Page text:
The fact that all researchers with federally funded grants are working on “soft money” is well illustrated by the cold reality that, as grants remain unfunded, a common cost reduction strategy is termination of higher salaried employees, despite the impact on technical support and intellectual contribution. One student commented: “The lab has shrunk from 3 grad students, 1 postdoc, and 2 technicians to just 3 grad students. This not only decreases the day-to-day interactions and discussions with peers but also makes research much more difficult. The number of rote tasks that I do has increased exponentially and I am forced to spend less time doing actual experiments and increased time doing general lab upkeep.”
Aside from more time spent on nonexperimental activities, trainees in labs with tight funding are also facing increased scrutiny on purchases. Labs often delay ordering critical reagents for key experiments until the next grant decision is returned. Such delays can increase time to graduation or decrease the caliber of student publications. Furthermore, graduate students who have not secured their own funding via training grants or fellowships feel that they are a financial burden. These students have concerns that they might feel pressure to publish in lower-quality journals because the lab simply cannot afford to keep them long enough to complete more rigorous studies.
Postdoctoral fellows have additional insight on the budget crisis because they have personally witnessed how funding cuts are changing the type of science being performed today. There is a sense that basic science research is becoming less fundable and the pressure is very high to pursue translational studies. Although translation is a crucial component of biomedical research, it is still essential to preserve research into the very fundamentals of biological processes, which may have high risk but also yields high rewards when unexpected, transformative discoveries emerge. Additionally, trainees see their mentors spending more time grant writing, desperately packaging their story so that it sells in a climate with as little or lower than a 10% chance of success. As the job market becomes smaller and even more competitive, some are finding themselves wondering if they will have or even want the career they've worked so hard for.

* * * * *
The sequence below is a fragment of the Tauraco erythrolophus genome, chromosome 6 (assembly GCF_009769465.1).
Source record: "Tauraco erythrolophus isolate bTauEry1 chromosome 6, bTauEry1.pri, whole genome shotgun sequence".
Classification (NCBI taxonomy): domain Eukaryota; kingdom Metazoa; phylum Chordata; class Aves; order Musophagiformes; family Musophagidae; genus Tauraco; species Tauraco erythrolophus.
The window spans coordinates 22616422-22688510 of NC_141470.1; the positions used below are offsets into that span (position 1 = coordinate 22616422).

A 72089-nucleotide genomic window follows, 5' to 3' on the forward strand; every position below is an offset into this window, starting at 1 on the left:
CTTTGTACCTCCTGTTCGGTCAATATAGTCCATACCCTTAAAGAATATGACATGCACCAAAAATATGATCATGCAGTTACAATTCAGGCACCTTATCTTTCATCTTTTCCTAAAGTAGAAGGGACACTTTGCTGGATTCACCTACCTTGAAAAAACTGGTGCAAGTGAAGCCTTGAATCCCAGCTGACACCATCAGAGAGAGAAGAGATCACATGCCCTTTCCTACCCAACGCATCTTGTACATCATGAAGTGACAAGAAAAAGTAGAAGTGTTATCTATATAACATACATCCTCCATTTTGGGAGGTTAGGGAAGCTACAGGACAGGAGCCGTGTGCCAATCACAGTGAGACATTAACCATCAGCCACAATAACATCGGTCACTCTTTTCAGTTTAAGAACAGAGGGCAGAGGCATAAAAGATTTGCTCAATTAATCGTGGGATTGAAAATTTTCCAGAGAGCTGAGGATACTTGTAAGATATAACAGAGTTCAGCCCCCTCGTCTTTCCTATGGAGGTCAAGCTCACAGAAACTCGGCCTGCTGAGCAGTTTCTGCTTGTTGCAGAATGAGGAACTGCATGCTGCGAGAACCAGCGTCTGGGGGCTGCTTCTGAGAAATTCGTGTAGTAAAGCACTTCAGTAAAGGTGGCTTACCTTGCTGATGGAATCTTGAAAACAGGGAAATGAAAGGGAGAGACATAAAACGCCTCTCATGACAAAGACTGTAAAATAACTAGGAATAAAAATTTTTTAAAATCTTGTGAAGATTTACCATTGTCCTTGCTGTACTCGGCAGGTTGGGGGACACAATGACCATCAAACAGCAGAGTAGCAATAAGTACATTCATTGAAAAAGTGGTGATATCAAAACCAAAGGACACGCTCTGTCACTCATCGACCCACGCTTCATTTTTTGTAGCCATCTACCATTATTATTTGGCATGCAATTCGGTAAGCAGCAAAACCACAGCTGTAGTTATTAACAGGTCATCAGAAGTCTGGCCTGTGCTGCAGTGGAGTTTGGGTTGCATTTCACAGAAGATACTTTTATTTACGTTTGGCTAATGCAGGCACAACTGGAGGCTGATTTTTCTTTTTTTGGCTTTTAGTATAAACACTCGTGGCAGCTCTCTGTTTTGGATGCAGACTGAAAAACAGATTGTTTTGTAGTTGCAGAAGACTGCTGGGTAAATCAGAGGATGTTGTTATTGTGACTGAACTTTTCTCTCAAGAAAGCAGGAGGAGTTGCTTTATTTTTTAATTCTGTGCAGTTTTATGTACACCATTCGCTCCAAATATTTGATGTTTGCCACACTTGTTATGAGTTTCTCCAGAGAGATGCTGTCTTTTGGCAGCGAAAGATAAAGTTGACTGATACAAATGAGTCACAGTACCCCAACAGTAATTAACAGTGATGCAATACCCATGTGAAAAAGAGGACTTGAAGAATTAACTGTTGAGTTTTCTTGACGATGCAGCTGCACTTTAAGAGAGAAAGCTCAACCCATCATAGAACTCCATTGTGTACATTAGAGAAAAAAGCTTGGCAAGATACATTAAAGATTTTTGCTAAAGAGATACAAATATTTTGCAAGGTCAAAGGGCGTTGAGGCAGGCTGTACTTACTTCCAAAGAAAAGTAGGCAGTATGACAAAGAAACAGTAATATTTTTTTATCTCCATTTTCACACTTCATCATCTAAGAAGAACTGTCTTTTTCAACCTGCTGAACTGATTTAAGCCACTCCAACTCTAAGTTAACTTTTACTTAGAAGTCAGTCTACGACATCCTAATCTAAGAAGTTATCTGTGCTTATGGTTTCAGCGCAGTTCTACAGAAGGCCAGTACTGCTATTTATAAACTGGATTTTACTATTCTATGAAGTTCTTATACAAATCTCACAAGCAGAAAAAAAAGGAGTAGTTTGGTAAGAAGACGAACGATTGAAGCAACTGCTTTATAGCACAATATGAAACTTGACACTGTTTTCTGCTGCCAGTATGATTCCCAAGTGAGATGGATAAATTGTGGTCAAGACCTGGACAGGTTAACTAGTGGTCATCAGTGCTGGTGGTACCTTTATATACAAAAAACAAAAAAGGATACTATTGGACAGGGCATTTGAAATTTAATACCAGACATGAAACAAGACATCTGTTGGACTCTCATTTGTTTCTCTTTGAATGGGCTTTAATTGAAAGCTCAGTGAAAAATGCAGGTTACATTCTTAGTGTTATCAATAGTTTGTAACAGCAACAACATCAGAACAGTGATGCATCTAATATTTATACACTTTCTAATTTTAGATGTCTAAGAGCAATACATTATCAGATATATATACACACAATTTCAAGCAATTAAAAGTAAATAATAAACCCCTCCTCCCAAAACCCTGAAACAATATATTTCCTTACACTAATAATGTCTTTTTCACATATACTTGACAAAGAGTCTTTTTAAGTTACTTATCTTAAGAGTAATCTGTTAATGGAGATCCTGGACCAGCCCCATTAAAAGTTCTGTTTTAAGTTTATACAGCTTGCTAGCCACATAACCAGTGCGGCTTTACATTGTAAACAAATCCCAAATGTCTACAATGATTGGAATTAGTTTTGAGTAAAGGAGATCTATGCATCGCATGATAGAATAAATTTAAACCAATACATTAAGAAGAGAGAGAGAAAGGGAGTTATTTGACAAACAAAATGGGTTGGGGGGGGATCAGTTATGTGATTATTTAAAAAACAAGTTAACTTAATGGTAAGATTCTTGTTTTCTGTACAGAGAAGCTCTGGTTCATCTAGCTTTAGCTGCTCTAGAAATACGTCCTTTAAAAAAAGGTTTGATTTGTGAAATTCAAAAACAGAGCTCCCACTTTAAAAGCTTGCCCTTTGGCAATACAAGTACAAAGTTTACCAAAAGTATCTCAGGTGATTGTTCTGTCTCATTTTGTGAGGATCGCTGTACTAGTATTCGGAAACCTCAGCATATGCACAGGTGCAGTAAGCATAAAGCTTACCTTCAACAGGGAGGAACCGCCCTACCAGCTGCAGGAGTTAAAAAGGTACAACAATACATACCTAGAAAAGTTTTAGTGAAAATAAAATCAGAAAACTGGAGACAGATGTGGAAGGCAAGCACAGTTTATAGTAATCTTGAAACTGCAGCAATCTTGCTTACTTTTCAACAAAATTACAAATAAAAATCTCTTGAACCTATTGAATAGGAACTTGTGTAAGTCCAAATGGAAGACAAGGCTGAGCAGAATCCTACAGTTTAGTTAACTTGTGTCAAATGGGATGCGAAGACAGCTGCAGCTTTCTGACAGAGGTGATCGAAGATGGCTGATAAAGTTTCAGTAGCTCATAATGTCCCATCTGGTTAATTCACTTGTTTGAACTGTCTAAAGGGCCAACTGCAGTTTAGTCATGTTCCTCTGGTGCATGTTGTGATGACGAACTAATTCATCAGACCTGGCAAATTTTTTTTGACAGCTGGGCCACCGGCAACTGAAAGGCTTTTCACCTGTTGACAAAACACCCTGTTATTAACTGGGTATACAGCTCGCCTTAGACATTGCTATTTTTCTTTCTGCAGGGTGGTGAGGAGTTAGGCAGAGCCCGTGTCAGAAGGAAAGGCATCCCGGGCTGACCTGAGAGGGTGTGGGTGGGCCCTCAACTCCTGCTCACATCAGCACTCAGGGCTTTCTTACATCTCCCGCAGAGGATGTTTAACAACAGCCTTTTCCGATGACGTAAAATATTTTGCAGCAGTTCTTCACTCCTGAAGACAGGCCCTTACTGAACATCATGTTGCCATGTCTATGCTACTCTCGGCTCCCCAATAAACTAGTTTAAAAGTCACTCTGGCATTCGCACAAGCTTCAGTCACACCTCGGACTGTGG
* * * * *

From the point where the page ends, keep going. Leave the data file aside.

Current evidence suggests that these concerns are shared widely across multiple institutions. A new survey conducted by the American Society for Biochemistry and Molecular Biology confirms the widespread consequences of the budget cutbacks (6). Of the more than 3,700 researchers surveyed, 46% had laid off a researcher due to budget cuts, and 53% were unable to take on promising new trainees. Additionally, 80% of the respondents reported spending more of their time writing grants although 65% are still struggling to attain funding and 67% received less funding than in 2010.